receive a range query to search multidimensional data in a database;
use the range query to construct a query box having plural disjoint intervals along a space filling curve;
examine an intersection between a Z-interval of a current node of the tree structure and the query box by decomposing the Z-interval into a sequence of hyper-boxes that are also Z-intervals in Z space;
begin an ascending phase of the tree structure when the intersection between the query box and the Z-interval of the current node falls into a gap in which no intersection exists in a child of the current node;
traverse back to an immediate parent node of the current node and start from a first Z-interval that has not been examined when the ascending phase begins; and
discover data items in the query box that satisfy the query.
7. The computer readable medium of claim 6 wherein the instructions when executed further cause the computer to decompose a Z-interval into a sequence of consecutive hyper-boxes that are also Z-intervals.
8. The computer readable medium of claim 6 wherein the instructions when executed further cause the computer to decompose a Z-interval in a single pass.
9. The computer readable medium of claim 6 wherein the instructions when executed further cause the computer to continue a search through nodes in the tree structure without repeating an intersection check on intervals in a child node that are covered by a portion of an interval in a parent node already cleared with the query box.
10. The computer readable medium of claim 6 wherein the range query is a depth-first-search range query.
11. The computer readable medium of claim 6 wherein the instructions when executed further cause the computer to examine an intersection between hyper-boxes and the query box in a parent node to determine when intervals in a child node are skipped, sent to output without further examination, or further examined.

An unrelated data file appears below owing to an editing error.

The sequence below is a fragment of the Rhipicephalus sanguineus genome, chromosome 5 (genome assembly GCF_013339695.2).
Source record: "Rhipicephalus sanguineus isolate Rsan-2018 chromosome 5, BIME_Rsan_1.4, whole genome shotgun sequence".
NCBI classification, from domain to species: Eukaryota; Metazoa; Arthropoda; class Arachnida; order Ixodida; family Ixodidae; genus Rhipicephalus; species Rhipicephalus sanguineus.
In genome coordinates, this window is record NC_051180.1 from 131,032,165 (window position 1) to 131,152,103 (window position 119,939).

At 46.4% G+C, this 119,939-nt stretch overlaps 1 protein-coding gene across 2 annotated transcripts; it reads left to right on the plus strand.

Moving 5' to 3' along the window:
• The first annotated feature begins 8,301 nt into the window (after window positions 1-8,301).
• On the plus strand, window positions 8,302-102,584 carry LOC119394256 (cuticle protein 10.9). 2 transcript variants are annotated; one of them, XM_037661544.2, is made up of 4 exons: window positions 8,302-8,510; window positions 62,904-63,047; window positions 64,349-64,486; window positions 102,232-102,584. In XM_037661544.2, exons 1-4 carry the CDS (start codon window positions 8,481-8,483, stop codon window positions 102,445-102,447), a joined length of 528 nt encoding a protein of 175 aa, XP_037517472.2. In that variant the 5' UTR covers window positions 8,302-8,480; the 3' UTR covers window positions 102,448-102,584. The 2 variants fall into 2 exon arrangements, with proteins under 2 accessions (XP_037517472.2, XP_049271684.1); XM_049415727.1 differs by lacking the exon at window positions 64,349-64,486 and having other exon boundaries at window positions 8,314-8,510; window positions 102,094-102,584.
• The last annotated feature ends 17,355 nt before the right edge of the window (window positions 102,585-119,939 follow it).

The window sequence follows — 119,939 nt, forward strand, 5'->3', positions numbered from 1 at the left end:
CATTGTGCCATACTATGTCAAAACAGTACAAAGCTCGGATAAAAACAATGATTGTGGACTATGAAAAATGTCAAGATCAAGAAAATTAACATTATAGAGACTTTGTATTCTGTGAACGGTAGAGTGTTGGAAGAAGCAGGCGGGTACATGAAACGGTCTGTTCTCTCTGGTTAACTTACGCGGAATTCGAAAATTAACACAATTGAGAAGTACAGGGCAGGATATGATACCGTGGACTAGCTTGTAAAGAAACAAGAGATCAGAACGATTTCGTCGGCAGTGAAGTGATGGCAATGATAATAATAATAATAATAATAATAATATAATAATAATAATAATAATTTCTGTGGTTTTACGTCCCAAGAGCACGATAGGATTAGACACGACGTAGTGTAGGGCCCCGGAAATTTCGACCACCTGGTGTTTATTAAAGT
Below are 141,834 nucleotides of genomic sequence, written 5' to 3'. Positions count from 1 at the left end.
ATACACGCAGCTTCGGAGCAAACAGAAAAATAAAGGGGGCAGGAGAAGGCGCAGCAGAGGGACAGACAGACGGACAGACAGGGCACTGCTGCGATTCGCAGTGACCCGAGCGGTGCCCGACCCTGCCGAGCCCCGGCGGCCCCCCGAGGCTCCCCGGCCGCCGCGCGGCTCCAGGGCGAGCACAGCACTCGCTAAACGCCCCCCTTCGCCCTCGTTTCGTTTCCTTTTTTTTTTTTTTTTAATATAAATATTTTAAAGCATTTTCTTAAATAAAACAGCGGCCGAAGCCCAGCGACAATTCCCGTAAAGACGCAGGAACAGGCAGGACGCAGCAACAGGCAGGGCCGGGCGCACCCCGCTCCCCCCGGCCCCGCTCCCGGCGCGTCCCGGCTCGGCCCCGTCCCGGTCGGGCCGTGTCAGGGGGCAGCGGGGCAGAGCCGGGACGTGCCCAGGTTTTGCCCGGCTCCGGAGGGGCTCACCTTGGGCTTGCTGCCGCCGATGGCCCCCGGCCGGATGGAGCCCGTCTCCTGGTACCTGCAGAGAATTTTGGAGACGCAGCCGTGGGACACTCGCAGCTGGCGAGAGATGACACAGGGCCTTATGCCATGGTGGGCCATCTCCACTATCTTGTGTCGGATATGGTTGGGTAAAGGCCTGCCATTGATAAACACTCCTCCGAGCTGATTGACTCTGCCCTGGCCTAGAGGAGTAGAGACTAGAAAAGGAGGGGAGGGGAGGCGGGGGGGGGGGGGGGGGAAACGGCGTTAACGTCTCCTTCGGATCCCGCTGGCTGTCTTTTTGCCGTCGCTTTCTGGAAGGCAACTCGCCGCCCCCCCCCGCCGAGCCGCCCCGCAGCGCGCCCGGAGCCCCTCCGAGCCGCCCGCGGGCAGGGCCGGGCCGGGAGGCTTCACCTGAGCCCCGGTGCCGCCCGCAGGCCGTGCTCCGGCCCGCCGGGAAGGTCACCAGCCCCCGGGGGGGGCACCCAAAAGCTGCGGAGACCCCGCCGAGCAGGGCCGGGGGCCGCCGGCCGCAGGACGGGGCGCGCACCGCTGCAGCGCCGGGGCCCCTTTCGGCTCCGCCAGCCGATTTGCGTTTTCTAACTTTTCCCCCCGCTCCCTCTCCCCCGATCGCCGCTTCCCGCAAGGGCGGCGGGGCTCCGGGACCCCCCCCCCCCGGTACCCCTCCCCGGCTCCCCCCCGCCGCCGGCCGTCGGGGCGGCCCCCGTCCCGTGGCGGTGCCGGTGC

12. The computer readable medium of claim 6 wherein the instructions when executed further cause the computer to determine an intersection between a hyper-box and the query box by recursively subdividing the hyper-box into halves until the halves are completely excluded from or completely contained in the query box.
13. The computer-readable medium of claim 6, wherein the instructions when executed further cause the computer to:
break down the Z-interval of the current node that intersects the query box into plural Z-intervals in child nodes with gaps, where the ascending phase begins in response to detecting that the intersection falls into one of the gaps.
14. A computer, comprising:
a memory storing code;
a processor to execute the code to:
define a query box from a search for multidimensional data in a database;
examine an intersection between a Z-interval and the query box by decomposing the Z-interval into a sequence of hyper-boxes that are also Z-intervals in Z space;
begin an ascending phase of a tree structure when the intersection between the query box and the Z-interval of a current node of the tree structure falls into a gap in which no intersection exists in a child of the current node;
traverse back to an immediate parent node of the current node and start from a first Z-interval that has not been examined when the ascending phase begins;
discover data items in the query box that satisfy the search.
15. The computer of claim 14, wherein the code is executable on the processor to further:
specify the Z-interval by two boundary Z-addresses;
decompose the Z-interval in a single pass through the two boundary Z addresses.
16. The computer of claim 14, wherein the code is executable on the processor to further:
break down the Z-interval of the current node that intersects the query box into plural Z-intervals in child nodes with gaps, wherein the ascending phase begins in response to detecting that the intersection falls into one of the gaps.